Analysis of Human Immunity to SARS-CoV-2
OVERVIEW: The onset of the COVID-19 pandemic highlighted, among other challenges, the need to efficiently assess the strength, quality, and character of the human immune response SARS-CoV-2 and its vaccines. Debates are still ongoing about the extent to which antibody versus T cell mediated immunity may play a role in protection in the short and long term. These questions and challenges echo in many ways the questions that immunoengineers face when designing novel treatment strategies and biomaterial modulators for any disease – how best to assess and quantify the complex immune response?
In this webinar, you will first hear from Dr. Kaitlyn Sadtler (NIH/NIBIB) on her team’s development of a well-validated assay for serum antibodies, and the results from a nationwide study of COVID-19 seropositivity in volunteer participants. You will then hear from Dr. Krishnendu Roy (GA Tech) on the roles of T cells in immunity and the analytical tools best suited to study that role, especially in the context of COVID-19.
Dr. Kaitlyn Sadtler is an Earl Stadtman Investigator and Chief of the Section on Immuno-Engineering at the National Institutes of Health. She began her lab at the National Institute of Biomedical Imaging and Bioengineering after a postdoctoral fellowship at the Massachusetts Institute of Technology in the Department of Chemical Engineering working on the molecular mechanisms of immune activation in the foreign body response. There, she was awarded an Ruth L Kirschstein Postdoctoral Fellowship for her work on immunology and tissue engineering. She completed her Ph.D. at the Johns Hopkins University School of Medicine where she showed a critical role for Th2-T cells in biomaterial-mediated muscle regeneration. Her research has been published in journals such as Science, Nature Methods, Nature Communications, and others. She was recognized as a 2018 TED Fellow and delivered a TED talk that has been viewed >2.4 million times and listed as one of the top-viewed talks of 2018. Dr. Sadtler was selected for the 2019 Forbes 30 Under 30 List in Science and was selected as a 2020 TEDMED Research Scholar. Since starting her laboratory at the NIH, Dr. Sadtler has lent her lab’s expertise to the fight against COVID-19, launching the NIH Trans-IC Serologic Survey to determine the number of undiagnosed cases of SARS-CoV-2 in the United States via remote blood sampling and antibody testing.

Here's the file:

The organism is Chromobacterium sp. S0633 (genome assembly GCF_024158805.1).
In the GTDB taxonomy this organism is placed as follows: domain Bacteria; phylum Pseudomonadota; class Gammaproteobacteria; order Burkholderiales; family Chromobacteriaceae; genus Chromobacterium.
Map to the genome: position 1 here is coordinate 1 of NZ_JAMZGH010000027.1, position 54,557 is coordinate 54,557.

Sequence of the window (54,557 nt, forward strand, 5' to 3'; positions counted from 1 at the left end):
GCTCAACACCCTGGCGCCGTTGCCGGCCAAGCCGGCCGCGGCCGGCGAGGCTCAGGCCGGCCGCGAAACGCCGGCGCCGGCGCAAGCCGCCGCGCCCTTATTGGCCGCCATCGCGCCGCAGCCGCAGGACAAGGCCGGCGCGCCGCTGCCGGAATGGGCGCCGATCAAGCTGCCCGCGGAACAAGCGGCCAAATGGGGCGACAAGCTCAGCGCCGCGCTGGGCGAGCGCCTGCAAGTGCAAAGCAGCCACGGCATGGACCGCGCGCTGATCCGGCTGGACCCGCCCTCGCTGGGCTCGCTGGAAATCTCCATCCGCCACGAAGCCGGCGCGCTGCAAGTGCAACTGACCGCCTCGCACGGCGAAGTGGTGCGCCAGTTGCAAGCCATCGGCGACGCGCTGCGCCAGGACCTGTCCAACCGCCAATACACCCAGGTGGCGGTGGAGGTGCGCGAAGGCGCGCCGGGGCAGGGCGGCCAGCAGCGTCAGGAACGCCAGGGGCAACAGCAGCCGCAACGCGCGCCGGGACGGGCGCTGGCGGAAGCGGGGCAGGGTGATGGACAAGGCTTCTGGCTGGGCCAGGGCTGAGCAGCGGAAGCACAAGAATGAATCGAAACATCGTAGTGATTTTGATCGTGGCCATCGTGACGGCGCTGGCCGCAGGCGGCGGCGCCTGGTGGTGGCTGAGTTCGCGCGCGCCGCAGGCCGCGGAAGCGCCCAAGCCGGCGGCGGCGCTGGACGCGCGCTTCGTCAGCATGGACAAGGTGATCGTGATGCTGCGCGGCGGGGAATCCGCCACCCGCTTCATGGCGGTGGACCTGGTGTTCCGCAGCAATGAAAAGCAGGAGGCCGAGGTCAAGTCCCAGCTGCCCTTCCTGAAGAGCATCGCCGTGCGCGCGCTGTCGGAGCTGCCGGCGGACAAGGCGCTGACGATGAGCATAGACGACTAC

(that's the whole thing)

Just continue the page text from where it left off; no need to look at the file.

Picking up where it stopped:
Dr. Krishnendu (Krish) Roy received his undergraduate degree from the Indian Institute of Technology (India) followed by his MS from Boston University and his PhD in Biomedical Engineering from Johns Hopkins University. After working for 2 years at Zycos Inc., a start-up biotechnology company, Dr. Roy left his industrial position to join the Biomedical Engineering Faculty at The University of Texas at Austin in 2002, where he was most recently Professor and Fellow of the Cockrell Chair in Engineering Excellence. He left UT-Austin in July of 2013 to move to Georgia Tech. where he is the Robert A. Milton Chaired Professor in Biomedical Engineering. At Georgia Tech, he also serves as the Director of the newly established NSF Engineering Research Center (ERC) for Cell Manufacturing Technologies (CMaT) and The Marcus Center for Cell-Therapy Characterization and Manufacturing (MC3M) - as well as the Director of the Center for ImmunoEngineering. He is also the Technical Lead of the NIST/AMTech National Cell Manufacturing Consortium (NCMC), a national public-private partnership, focused on addressing the challenges and solutions for large scale manufacturing of therapeutic cells. Dr. Roy’s research interests are in the areas of scalable cell manufacturing, Immuno-engineering, stem-cell engineering and controlled drug and vaccine delivery technologies, with particular focus in biomedical materials. In recognition of his seminal contributions to these fields, Dr. Roy is elected Fellow of the American Institute for Medical and Biological Engineering (AIMBE) and the Biomedical Engineering Society (BMES). In addition, Dr. Roy has received numerous awards and honors including Young Investigator Awards from both the Controlled Release Society (CRS) and The Society for Biomaterials (SFB), NSF CAREER award, Global Indus Technovator Award from MIT, the CRS Cygnus Award etc. He is also the recipient of Best Teacher Award given by the Biomedical Engineering Students at UT-Austin and the best advisor award given by bioengineering students at Georgia Tech. He serves as a member of the Editorial Boards of the Journal of Controlled Release, the European Journal of Pharmaceutics and Biopharmaceutics, the Journal of Immunology and Regenerative Medicine, all from Elsevier, as well as the AIChE Journal of Advanced Biomanufacturing and Bioprocessing. He is a member of the Forum on Regenerative Medicine of the National Academies of Science, Engineering and Medicine (NASEM), and a Board Member of the Standards Coordinating Body (SCB) for Cell and Regenerative Therapies.